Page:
Public survey and social media analysis provide insight into knowledge and use of the lifeline

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Two studies led by researchers at NYU’s School of Global Public Health and Silver School of Social Work and published in JAMA Network Open show emerging awareness of the new 988 Suicide and Crisis Lifeline among both policymakers and the general public—but also point to potential areas of improvement for the vital nationwide service.

In July 2022, “988” became the new number for the National Suicide and Crisis Lifeline, which provides a phone, text, and chat resource for people who are experiencing suicidal thoughts, hopelessness, substance use crises, and other psychological distress. Similar to dialing 911 in emergencies, the use of a three-digit dialing code for mental health crises is designed to be accessible and easy to remember.

However, public awareness of 988 is off to a slow start, according to a survey conducted this spring. To better understand whether people know about and use 988 depending on their mental wellbeing, and to get a sense of how much policymakers are communicating about 988, the researchers undertook two studies about the 988 Lifeline during its nascency.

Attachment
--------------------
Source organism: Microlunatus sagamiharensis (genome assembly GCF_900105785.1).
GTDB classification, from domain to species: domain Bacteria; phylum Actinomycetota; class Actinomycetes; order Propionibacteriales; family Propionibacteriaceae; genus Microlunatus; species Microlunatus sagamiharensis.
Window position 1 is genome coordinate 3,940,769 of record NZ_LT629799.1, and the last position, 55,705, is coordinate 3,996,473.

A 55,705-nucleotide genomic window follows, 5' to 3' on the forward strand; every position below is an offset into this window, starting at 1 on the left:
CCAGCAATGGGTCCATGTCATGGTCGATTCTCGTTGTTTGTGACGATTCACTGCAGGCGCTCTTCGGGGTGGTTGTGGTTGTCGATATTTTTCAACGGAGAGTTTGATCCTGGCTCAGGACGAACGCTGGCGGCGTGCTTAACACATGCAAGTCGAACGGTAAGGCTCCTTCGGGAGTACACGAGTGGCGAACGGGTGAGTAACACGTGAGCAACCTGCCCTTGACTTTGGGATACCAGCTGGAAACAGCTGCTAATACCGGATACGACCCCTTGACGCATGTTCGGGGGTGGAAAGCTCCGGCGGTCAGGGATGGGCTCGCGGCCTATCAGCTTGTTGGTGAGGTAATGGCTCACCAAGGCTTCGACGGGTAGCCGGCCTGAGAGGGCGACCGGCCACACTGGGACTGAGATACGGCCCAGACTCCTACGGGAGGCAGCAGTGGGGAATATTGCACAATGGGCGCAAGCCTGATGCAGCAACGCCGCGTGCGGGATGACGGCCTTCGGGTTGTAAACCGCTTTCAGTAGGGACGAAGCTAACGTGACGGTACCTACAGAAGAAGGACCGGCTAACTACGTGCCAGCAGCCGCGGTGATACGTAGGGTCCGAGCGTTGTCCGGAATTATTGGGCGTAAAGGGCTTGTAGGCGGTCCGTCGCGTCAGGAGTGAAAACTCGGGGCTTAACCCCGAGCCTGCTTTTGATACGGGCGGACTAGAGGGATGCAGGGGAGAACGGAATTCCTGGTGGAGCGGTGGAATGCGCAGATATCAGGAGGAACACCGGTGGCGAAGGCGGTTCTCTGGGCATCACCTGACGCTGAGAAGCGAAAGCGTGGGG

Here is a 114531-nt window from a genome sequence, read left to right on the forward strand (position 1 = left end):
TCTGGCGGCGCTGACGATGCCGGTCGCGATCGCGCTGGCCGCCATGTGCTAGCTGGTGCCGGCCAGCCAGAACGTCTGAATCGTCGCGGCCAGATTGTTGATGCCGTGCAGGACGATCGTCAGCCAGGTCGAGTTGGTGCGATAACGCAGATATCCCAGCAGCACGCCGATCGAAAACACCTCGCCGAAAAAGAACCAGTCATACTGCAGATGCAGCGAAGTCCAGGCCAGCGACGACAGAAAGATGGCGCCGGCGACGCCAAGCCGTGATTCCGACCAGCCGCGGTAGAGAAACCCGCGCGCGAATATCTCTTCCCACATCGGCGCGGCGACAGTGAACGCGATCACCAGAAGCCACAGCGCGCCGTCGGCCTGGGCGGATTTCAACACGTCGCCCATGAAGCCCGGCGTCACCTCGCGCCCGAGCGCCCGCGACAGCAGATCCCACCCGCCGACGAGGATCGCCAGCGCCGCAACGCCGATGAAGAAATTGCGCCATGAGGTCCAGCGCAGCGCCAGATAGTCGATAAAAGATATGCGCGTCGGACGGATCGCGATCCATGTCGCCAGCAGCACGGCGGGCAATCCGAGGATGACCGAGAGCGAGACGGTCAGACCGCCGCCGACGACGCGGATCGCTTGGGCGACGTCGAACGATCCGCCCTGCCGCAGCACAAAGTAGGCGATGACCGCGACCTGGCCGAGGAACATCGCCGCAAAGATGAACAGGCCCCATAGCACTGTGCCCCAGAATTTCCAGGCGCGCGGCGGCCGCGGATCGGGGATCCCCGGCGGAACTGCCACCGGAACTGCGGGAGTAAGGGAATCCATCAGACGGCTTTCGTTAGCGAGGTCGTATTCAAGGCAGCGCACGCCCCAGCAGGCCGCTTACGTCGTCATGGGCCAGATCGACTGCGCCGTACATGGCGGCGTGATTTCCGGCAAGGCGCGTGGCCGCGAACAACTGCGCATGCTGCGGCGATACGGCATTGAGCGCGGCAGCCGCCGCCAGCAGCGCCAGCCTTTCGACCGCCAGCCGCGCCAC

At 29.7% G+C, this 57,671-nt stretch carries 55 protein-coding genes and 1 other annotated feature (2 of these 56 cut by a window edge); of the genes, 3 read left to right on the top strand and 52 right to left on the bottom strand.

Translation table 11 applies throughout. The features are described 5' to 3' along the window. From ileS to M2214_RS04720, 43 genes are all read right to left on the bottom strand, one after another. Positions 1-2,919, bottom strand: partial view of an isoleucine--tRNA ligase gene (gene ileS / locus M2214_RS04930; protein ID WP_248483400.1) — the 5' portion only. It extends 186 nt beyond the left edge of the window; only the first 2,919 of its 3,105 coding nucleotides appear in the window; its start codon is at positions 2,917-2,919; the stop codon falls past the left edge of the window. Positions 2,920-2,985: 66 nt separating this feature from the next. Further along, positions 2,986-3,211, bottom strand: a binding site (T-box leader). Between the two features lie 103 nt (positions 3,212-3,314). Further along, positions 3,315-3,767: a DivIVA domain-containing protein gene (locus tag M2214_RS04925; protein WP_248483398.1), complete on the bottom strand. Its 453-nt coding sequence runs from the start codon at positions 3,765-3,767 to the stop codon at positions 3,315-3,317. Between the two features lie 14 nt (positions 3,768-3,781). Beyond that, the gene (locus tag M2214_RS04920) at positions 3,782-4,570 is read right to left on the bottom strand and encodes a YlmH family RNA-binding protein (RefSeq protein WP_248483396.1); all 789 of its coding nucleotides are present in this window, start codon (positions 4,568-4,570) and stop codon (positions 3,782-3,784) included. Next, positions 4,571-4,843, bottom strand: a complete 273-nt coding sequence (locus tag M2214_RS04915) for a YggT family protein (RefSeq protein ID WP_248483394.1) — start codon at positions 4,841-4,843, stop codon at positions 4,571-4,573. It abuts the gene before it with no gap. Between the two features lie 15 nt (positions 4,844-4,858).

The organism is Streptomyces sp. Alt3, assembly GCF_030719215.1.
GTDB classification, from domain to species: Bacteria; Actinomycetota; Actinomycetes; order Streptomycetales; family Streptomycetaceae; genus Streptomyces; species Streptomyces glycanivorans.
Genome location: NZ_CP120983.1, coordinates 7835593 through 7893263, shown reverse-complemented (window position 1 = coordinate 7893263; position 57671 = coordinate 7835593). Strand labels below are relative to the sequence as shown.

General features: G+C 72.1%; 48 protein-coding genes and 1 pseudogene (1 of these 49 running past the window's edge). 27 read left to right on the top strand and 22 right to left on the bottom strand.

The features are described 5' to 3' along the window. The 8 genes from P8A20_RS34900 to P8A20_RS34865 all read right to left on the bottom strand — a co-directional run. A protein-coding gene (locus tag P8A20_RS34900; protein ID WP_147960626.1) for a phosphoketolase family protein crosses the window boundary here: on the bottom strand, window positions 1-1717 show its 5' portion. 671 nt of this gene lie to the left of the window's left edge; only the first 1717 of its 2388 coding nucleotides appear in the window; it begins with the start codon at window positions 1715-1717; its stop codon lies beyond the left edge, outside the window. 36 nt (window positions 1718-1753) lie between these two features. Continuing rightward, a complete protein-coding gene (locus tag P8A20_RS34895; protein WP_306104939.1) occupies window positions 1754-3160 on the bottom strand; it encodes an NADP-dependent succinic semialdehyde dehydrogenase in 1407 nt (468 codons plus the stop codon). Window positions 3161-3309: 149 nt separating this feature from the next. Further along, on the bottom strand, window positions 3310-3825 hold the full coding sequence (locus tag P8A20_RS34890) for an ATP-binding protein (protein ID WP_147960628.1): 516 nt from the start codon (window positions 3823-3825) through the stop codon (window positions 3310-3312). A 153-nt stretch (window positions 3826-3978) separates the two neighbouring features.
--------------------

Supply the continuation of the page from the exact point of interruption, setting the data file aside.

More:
Knowledge and use of 988 varies based on mental health status

In one study, published Oct. 31, the researchers surveyed 5,058 U.S. adults to see if people with varying degrees of psychological distress had different levels of awareness and use of 988. 

In the nationally representative, web-based survey of U.S. adults conducted in June 2023, they asked participants about their mental health—including whether they feel nervous, hopeless, depressed, or worthless, and whether these feelings hurt their ability to function. They also asked participants whether they had heard of 988, had used 988 themselves, and their likelihood of using 988 in the future if they or a loved one were experiencing a crisis or suicidality.

The researchers found that people with serious and moderate psychological distress were significantly more likely to have heard of 988 (47.4% and 45%) than those without distress (40.4%). In addition, 6% of people with serious psychological distress reported using the 988 Lifeline, making them more than 30 times as likely to use the lifeline compared to those with no distress (0.2%) and six times more likely to use 988 than those with moderate distress (1%).